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Tuition fee loan question

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    Hi! I'm studying a 2 year foundation degree course. I applied for student finance for the 2nd and final year of the course, and have today had the paperwork through.

    On the FAQ on the back sheet though, it says "You will be liable for your Tuition Fee Loan from the first day of each term not the date when the instalment is paid to your university or college".

    It says the first tuition fee loan payment will be paid to the University on the 17th October. The course starts the 26th September.

    What is all of that meant to mean? It doesn't mean i'll need to pay anything will it?

    Also it says the loan is paid back the April after you graduate. If it comes to that month, and i'm not earning enough, what happens then?

    Also, what is loan interest? It says "Interest is added to your loan balance from the day the first loan payment is made" - does that mean you get interested added onto the loan you need to pay back? Over the two years, the loan i'd need to pay back for the tuition is £6,840. Will it be more than that then?

    I wish businesses would just write things out in English and not all big headed serious language that gets you worried, and language you can't understand!

    Please help!
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    Hey,

    No you won't need to pay anything out regarding tuition fees - perhaps someone can explain it better than me but I just know you don't need to worry about it.

    If you're not earning enough, you won't start paying it back Yes it will be more than the £6,840 although the interest rate is significantly lower than what banks would charge.
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    (Original post by ScottS_bristol)
    Hi! I'm studying a 2 year foundation degree course. I applied for student finance for the 2nd and final year of the course, and have today had the paperwork through.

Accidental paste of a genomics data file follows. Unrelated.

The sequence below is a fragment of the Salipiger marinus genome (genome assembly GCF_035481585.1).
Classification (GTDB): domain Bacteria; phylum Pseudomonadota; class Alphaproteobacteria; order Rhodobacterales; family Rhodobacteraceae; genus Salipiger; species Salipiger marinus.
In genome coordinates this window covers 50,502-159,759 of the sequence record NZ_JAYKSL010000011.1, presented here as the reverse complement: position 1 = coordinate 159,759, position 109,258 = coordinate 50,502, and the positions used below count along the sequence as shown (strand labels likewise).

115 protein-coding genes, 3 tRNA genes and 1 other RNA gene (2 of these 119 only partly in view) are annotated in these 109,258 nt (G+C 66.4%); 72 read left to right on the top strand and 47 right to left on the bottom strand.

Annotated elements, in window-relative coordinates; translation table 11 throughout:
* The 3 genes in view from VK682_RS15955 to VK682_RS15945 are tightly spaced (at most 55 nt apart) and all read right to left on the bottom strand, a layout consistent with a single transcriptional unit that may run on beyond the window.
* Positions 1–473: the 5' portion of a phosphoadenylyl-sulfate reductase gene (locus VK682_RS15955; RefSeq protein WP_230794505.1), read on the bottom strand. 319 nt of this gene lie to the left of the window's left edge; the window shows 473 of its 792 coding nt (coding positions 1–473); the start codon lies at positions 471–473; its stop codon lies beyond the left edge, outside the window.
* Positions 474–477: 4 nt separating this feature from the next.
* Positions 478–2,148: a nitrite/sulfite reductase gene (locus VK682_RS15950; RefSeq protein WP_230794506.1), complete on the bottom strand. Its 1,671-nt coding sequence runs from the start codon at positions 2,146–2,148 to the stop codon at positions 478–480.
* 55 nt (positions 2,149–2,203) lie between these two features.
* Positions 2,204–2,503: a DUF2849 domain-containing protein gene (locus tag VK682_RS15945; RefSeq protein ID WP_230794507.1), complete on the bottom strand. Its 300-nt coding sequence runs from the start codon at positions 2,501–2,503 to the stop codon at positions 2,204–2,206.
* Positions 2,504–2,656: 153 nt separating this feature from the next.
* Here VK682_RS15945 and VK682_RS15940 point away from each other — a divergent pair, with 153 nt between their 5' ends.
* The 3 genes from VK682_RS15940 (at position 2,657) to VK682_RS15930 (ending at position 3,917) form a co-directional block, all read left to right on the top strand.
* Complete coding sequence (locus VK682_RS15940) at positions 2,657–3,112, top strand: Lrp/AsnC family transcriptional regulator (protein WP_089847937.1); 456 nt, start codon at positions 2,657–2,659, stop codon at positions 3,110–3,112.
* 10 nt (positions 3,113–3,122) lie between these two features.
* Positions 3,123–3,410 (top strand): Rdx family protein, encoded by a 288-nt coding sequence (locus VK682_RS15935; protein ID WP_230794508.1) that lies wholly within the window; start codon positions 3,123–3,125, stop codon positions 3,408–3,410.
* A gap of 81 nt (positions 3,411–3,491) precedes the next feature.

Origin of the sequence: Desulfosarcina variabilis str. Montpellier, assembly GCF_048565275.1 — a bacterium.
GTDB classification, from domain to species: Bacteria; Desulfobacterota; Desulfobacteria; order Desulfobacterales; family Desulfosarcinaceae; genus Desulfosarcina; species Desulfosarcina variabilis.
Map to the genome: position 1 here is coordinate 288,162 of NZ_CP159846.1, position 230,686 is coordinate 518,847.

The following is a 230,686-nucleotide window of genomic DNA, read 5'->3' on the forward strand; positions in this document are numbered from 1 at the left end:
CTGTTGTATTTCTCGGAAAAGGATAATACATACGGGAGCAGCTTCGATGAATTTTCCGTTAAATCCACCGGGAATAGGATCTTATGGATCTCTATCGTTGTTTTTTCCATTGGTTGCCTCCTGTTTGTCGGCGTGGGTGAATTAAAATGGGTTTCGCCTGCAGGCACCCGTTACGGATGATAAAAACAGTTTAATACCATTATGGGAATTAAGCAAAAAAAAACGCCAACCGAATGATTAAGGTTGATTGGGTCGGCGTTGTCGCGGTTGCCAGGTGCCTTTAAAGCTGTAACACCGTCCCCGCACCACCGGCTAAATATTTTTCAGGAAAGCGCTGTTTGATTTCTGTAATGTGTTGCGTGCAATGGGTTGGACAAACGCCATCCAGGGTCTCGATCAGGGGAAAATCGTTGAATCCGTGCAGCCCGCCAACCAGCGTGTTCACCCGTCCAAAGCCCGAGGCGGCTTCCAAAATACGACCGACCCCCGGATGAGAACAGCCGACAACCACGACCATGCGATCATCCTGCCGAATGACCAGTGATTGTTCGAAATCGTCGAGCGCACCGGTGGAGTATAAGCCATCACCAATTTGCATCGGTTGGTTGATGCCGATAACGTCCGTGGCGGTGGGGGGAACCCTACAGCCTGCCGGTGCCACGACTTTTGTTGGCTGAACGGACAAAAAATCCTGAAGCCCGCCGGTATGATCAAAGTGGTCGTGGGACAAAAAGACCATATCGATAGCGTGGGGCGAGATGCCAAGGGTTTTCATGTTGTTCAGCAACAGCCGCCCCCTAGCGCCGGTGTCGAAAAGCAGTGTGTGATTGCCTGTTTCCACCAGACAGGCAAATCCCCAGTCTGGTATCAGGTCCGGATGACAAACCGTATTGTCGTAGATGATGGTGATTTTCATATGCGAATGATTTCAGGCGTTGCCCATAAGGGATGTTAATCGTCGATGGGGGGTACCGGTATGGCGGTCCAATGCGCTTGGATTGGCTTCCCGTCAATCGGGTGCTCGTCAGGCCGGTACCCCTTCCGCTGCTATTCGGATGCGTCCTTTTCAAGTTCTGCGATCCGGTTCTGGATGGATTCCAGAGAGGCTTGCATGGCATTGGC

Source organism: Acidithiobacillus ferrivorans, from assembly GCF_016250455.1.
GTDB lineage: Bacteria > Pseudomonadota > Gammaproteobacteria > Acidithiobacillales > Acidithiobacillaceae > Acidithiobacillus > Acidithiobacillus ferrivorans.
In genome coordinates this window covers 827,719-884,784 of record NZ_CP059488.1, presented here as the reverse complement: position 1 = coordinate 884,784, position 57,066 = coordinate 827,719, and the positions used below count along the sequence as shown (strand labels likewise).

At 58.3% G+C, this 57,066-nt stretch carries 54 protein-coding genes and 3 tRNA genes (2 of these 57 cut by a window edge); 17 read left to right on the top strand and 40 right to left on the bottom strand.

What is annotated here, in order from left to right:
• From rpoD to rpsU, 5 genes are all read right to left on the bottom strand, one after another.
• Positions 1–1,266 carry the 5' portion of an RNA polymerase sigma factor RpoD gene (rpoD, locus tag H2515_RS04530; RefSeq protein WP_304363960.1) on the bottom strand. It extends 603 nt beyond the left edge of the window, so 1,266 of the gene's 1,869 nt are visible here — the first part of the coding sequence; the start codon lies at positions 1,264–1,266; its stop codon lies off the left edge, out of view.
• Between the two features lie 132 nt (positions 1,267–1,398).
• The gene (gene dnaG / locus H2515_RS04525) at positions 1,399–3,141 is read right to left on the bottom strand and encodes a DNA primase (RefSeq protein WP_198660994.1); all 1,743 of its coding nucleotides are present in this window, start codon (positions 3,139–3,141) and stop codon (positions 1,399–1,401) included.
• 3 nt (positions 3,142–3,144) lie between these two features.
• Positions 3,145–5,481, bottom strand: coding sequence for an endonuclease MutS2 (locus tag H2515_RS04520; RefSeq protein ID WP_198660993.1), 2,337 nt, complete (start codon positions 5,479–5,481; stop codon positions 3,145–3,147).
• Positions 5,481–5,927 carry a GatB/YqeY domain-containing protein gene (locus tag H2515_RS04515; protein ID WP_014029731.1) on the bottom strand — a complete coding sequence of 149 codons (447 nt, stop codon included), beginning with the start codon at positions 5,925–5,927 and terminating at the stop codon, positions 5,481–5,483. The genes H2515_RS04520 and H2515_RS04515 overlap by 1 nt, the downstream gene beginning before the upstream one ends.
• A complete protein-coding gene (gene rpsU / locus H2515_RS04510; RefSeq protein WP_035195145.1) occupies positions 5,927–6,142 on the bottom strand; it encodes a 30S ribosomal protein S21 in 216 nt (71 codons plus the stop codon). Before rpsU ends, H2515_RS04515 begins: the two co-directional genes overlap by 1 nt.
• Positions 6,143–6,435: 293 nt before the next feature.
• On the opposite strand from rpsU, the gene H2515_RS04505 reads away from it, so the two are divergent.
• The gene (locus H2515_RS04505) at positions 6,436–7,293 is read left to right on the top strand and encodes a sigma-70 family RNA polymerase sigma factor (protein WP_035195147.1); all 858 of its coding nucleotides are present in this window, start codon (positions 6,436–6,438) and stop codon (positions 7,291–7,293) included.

On the FAQ on the back sheet though, it says "You will be liable for your Tuition Fee Loan from the first day of each term not the date when the instalment is paid to your university or college".

    It says the first tuition fee loan payment will be paid to the University on the 17th October. The course starts the 26th September.

    What is all of that meant to mean? It doesn't mean i'll need to pay anything will it?

    Also it says the loan is paid back the April after you graduate. If it comes to that month, and i'm not earning enough, what happens then?

    Also, what is loan interest? It says "Interest is added to your loan balance from the day the first loan payment is made" - does that mean you get interested added onto the loan you need to pay back? Over the two years, the loan i'd need to pay back for the tuition is £6,840. Will it be more than that then?

    I wish businesses would just write things out in English and not all big headed serious language that gets you worried, and language you can't understand!

    Please help!
    When they say you are liable on that date, it means you have accrued that debt, even if the University/College hasn't recieved the money. You'll only need to pay the debt back if your earning enough, and it's automatically taken out of your wages, you don't need to do anything. The interest is added to it, and you'll need to pay that back as well. However, I think the interest is only the same as inflation. In other words, you pay back the same value of money, even if it is actually more than what you were given.

    Just relax and don't worry. Businesses don't write these things, solicitors do, and they need to write it accurately enough to be able to rely on it in court.
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    Ah, thank you!

    If they charge interest, do you know how much more would it be? Tens, hundreds? Not thousands would it? Sorry, i'm worrying now! the back of the loans letter has changed since last year.
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    Hi Scott,

    Honestly don't worry about the interest. Student loans will never make you pay back more than you can afford - it's a ridiculously small amount they take out of your income. You don't actually have to pay it back physically as they just take it out of your wages. Don't know the exact amount but definitely not in the thousands.

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Updated: June 14, 2012
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